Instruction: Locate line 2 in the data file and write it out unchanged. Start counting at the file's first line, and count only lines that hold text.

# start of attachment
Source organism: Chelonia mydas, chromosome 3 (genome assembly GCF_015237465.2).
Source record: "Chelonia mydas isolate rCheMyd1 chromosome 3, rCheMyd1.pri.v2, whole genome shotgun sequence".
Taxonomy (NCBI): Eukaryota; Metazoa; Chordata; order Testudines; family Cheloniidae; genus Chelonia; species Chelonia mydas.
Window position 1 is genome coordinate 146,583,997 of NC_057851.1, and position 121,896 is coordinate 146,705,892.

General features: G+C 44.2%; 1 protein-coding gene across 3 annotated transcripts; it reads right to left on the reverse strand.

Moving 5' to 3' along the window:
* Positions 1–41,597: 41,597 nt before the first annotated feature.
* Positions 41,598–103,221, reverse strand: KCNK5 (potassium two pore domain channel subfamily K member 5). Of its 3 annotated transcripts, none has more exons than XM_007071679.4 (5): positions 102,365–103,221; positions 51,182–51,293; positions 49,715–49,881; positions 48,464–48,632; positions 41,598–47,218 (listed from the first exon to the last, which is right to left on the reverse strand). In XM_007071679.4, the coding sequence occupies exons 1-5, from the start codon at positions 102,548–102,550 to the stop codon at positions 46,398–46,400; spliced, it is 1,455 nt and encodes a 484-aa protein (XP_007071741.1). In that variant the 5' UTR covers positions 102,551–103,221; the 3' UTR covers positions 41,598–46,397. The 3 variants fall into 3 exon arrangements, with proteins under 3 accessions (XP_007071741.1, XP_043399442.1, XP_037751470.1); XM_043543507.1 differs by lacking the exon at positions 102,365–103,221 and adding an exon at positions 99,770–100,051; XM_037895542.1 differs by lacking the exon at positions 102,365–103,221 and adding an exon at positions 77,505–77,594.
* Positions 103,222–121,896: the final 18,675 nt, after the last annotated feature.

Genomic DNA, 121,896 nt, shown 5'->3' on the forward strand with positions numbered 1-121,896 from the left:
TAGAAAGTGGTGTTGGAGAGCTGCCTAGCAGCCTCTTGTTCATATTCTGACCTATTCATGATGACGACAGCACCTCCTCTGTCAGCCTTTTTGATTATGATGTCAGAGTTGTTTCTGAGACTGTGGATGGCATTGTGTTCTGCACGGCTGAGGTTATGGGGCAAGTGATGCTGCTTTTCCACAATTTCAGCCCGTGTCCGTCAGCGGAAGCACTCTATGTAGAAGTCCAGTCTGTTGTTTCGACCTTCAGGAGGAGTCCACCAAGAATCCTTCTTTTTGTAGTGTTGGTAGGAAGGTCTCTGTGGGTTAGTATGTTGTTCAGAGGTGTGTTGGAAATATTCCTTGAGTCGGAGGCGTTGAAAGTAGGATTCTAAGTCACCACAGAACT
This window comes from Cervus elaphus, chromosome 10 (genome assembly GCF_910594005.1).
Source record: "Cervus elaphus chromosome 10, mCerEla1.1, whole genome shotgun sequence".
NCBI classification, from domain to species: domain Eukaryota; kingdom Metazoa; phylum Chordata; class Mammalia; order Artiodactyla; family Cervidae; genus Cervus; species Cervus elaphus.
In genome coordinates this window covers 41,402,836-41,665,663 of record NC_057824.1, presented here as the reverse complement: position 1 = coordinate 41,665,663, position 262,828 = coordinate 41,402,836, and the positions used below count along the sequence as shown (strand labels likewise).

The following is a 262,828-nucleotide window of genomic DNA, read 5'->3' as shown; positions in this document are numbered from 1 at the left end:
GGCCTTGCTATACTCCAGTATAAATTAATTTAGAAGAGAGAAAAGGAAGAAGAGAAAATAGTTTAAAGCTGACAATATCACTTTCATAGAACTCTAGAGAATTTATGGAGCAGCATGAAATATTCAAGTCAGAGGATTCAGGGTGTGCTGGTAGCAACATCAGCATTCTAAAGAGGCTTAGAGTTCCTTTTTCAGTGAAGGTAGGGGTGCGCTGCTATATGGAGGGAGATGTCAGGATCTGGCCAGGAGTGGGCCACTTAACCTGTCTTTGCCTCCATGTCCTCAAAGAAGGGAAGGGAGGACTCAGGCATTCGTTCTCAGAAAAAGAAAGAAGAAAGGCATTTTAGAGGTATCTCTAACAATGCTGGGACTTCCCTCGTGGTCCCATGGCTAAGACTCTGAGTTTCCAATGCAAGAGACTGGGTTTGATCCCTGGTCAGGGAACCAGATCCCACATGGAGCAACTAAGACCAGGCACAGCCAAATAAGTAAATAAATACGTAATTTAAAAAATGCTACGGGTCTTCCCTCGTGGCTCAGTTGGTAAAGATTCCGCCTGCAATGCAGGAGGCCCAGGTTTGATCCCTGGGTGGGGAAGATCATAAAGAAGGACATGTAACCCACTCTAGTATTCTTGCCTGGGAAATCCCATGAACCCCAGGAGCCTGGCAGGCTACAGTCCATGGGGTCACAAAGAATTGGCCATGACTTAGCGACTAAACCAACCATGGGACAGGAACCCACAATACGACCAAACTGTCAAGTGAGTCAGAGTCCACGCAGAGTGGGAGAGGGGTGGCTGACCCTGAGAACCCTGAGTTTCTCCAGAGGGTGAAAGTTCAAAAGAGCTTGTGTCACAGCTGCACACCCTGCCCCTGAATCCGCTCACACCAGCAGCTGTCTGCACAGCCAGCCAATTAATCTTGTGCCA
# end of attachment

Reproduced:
Source record: "Chelonia mydas isolate rCheMyd1 chromosome 3, rCheMyd1.pri.v2, whole genome shotgun sequence".